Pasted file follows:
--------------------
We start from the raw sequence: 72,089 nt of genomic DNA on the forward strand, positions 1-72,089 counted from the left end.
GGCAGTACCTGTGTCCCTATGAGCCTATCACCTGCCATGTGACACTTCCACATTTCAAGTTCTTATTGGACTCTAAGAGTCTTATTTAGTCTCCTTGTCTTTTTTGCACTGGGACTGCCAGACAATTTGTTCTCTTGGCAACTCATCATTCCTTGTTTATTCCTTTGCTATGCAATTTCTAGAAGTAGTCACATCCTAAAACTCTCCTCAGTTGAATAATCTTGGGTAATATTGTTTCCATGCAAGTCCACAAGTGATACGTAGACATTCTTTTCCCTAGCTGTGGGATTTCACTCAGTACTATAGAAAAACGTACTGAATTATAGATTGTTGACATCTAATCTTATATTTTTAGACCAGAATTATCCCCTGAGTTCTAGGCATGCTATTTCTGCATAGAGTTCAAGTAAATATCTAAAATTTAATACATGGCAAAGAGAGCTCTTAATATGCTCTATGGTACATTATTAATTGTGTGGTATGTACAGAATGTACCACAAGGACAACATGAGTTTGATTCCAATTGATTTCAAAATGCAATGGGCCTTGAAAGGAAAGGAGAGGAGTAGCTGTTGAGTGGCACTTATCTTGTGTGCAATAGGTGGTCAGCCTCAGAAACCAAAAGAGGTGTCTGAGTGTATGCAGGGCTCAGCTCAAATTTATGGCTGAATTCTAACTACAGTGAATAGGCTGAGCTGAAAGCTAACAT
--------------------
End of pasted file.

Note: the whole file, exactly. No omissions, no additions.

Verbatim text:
We start from the raw sequence: 72,089 nt of genomic DNA on the forward strand, positions 1-72,089 counted from the left end.
GGCAGTACCTGTGTCCCTATGAGCCTATCACCTGCCATGTGACACTTCCACATTTCAAGTTCTTATTGGACTCTAAGAGTCTTATTTAGTCTCCTTGTCTTTTTTGCACTGGGACTGCCAGACAATTTGTTCTCTTGGCAACTCATCATTCCTTGTTTATTCCTTTGCTATGCAATTTCTAGAAGTAGTCACATCCTAAAACTCTCCTCAGTTGAATAATCTTGGGTAATATTGTTTCCATGCAAGTCCACAAGTGATACGTAGACATTCTTTTCCCTAGCTGTGGGATTTCACTCAGTACTATAGAAAAACGTACTGAATTATAGATTGTTGACATCTAATCTTATATTTTTAGACCAGAATTATCCCCTGAGTTCTAGGCATGCTATTTCTGCATAGAGTTCAAGTAAATATCTAAAATTTAATACATGGCAAAGAGAGCTCTTAATATGCTCTATGGTACATTATTAATTGTGTGGTATGTACAGAATGTACCACAAGGACAACATGAGTTTGATTCCAATTGATTTCAAAATGCAATGGGCCTTGAAAGGAAAGGAGAGGAGTAGCTGTTGAGTGGCACTTATCTTGTGTGCAATAGGTGGTCAGCCTCAGAAACCAAAAGAGGTGTCTGAGTGTATGCAGGGCTCAGCTCAAATTTATGGCTGAATTCTAACTACAGTGAATAGGCTGAGCTGAAAGCTAACAT